Here is some example what you can do with OpenGL ES2 with your video in Qt using QML... http://youtu.be/P4kv-AoAJ-Q or this http://youtu.be/Ew114XH7-xc


Well, I am a HW engineer :)
True, but correct me if I'm wrong - Mali will then use its own layering mechanism instead of DEBE/DEFE, since I hardly doubt it uses Allwinner's display driver (it's really that terrible) - it probably just bypasses it by using one single layer or similar. So, the usual V4L2 flow is to have its buffers exchanged with display framebuffer (in reality this is all done with DMAs in HW). If we use EGLFS, there should be some mechanism to interface it with V4L2 - most of the references from Google go to some sort of GLUT library which is used to handle it. This is however a very different approach to the whole project - instead of using dedicated HW for all the image operations, Mali is used for everything.

It's maybe a better approach, maybe not, either way not really needed for my app. Effects would be nice of course, and I would try it out if I had more time which unfortunately I don't. However, I did mark it as low priority in my roadmap, so I may try it out if I get some time for it. The fact that you're sticking to one platform (GPU+OpenGL) makes it a better candidate on the long run, since DEBE/DEFE and other display drivers will change from generation to generation.

Quote from: srxa on April 07, 2014, 12:58:54 pm
And for TFTP/NFS .. I did not have ANY problems yet with my SDcard image  :o ... but i will certainly use it when it comes to fine tuning of kernel, one day when i finish developing my software. Final product must run from NAND, it must be read only with ramfs, and i will have battery backup for safe shutdown, and probably STM32F4 on my daughter board for some critical data, protection of product, i also need true random generator which is embedded to STM32F4 etc...


For kernel it's quite useful, but also for rootfs and testing apps - with i.MX6, I had most of the "util" apps source files in my rootfs, edited them on host and build them on host - it was just the matter of typing ./my_app in target's UART console to start it. The same with libs. Basically maybe one step off Qt in automation for normal C files. I also had a lot of dump files which I needed to inspect, so since they were on host it was easy.
But yeah, for kernel development it's a must. Otherwise you'll go crazy with all the copying - developing kernel usually includes a lot of seg faults which effectively block the system. In such situation, when you restart without reboot or poweroff it's quite likely that your SD will corrupt...
How far did you get with NAND? - this week I've reserved for that - you'll also need firmware update with NAND I guess...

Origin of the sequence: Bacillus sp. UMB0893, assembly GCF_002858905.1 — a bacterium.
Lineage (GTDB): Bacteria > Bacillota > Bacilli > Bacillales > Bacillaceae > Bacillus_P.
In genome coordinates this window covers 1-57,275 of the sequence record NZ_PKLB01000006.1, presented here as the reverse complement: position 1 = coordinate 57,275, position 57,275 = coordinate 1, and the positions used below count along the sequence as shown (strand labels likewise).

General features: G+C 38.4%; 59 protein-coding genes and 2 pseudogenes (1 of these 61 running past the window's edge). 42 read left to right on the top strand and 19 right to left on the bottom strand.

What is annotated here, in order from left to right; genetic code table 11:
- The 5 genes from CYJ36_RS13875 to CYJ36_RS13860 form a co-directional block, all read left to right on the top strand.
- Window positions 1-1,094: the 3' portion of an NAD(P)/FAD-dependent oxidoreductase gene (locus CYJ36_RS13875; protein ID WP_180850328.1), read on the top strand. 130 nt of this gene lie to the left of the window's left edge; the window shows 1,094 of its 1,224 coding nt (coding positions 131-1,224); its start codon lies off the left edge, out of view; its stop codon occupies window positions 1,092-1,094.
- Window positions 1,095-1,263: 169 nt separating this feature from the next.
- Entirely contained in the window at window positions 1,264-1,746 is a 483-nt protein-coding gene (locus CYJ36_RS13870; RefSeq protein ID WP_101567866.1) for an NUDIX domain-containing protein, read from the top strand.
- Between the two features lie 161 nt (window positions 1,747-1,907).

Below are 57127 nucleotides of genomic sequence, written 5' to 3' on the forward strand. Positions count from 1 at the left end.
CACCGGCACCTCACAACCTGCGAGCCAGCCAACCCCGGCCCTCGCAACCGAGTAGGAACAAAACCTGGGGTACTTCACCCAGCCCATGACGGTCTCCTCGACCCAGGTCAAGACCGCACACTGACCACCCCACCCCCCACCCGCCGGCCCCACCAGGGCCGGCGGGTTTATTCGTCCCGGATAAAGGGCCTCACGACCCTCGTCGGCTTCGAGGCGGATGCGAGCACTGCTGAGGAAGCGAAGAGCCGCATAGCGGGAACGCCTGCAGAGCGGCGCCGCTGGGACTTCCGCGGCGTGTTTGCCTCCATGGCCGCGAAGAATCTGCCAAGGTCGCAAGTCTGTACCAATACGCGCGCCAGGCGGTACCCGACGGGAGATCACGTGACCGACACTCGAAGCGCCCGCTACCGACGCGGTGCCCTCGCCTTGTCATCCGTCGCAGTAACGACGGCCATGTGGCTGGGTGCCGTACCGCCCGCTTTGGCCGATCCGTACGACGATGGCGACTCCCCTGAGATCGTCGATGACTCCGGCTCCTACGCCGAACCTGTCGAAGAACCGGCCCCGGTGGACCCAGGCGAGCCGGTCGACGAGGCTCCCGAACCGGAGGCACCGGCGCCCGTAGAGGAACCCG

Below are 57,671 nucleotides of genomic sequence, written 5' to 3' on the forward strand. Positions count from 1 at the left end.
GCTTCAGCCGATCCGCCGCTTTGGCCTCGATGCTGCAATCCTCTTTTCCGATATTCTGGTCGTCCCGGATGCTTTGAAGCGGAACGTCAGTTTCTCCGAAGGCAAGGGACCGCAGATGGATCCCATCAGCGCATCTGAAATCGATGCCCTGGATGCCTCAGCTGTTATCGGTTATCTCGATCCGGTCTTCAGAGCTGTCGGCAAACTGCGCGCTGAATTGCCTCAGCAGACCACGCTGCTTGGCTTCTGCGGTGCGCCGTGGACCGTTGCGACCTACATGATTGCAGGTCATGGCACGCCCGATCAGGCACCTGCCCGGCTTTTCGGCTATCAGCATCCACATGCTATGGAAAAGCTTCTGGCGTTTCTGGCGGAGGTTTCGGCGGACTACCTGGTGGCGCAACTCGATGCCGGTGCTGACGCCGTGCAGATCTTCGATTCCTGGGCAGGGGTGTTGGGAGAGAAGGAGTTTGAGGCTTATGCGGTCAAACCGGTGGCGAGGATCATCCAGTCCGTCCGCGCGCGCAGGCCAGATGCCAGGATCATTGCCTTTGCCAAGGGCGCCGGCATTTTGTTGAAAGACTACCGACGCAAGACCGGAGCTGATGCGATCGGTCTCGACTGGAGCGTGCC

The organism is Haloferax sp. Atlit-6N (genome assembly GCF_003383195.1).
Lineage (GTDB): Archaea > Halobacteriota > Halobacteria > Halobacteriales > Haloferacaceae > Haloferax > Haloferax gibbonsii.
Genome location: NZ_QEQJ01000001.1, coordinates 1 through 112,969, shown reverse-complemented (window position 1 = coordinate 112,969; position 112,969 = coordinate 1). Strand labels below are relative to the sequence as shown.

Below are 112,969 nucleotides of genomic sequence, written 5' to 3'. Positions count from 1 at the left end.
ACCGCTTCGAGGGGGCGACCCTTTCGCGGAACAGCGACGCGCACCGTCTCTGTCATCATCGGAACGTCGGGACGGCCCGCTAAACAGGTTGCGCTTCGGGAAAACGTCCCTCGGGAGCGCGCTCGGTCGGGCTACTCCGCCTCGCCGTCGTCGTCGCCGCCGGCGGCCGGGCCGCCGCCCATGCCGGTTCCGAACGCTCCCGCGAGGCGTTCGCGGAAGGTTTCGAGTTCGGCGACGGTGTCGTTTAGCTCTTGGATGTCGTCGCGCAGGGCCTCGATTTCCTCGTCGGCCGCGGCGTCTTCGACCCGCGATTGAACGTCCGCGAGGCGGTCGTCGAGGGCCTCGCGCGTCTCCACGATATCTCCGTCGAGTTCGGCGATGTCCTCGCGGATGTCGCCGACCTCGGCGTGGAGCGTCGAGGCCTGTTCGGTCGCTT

ikozic

Ahh sorry, just saw how it's done - you're configuring Mali driver for framebuffer (EGL_TYPE=framebuffer), so technically, it goes directly to /dev/fb. /dev/fb has its own layer and it's easy to get a handle for it.

Ok, there actually could be a sort of hybrid solution - V4L2 could run underneath (as I have it like a c library), while Qt could use Mali for regular framebuffer - I could just get a handle on the framebuffer and pull its layer to top (I also have a disp library which runs underneath). Simples.

Still no time for it now. I'll post back as soon as I try this thing out.

ikozic

@srxa:

I think I've found a bug with Qt 5.2.1. Let me explain:
- I've compiled Mali drivers in a similar way you did, but with regular kernel (linux-sunxi).
- ./test works as it should.
- when compiling Qt 5.2.1, I've used your qmake.conf, but it had issues with configure script (could not find includes), so I changed your lines:

QMAKE_INCDIR_EGL        = /mnt/a20/usr/include/EGL
QMAKE_INCDIR_OPENGL_ES2 = /mnt/a20/usr/include/GLES2

to:

QMAKE_INCDIR_EGL        = /mnt/a20/usr/include
QMAKE_INCDIR_OPENGL_ES2 = /mnt/a20/usr/include

as Qt EGL files are like:

#include <GLES2/gl2.h>
...

However, as Qt config script is rather buggy, it seems that Qt is pulling all the other libs from this place - stdlib.h for one (as if I've set QMAKE_INCDIR instead of QMAKE_INCDIR_EGL). This introduces A LOT of other issues, so it might be the best to either manually edit these files and clean them from these stupid includes or just copy them to another place and use them from there.

Either way, I dunno how you got past this - it's either different with newer Mali drivers (I'm using r3p0, as they come with the original 3.4 kernel) or you've fixed this somehow but forgot to write it out.

ikozic

@srxa:

One more minor correction regarding your hooks implementation:

static struct mali_native_window native_window = {
        .width = (short unsigned int)size.width(),
        .height = (short unsigned int)size.height(),
    };

This cannot be written like this, as it's C++ and we're compiling with g++, if it was gcc it could have been as this syntax is valid in C only:

http://publib.boulder.ibm.com/infocenter/lnxpcomp/v8v101/index.jsp?topic=%2Fcom.ibm.xlcpp8l.doc%2Flanguage%2Fref%2Fstrin.htm

Just change to:

static struct mali_native_window native_window = {
        (short unsigned int)size.width(),
        (short unsigned int)size.height(),
    };

And it'll work as it should.

srxa

Yes, I am aware that this is not correct c++ syntax, but it will compile and work  ;D . Otherwise, you will get 0x300 error when you try to start your application, and that error means bad native window. And for MALI drivers, i will check, but i know that there is some difference with ssvb's kernel, because when i was solving the dual screen eglfs option, i found that driver is split in more smaller libraries,  and in your version i think that everything is in libMALI.so . And more about this and some bugs in Qt, and how to work around them, (with distance field and text, for example) I will write in few days, because it will be also time consuming post again  :D.

ikozic

Quote from: srxa on April 15, 2014, 08:11:27 pm
Yes, I am aware that this is not correct c++ syntax, but it will compile and work  ;D .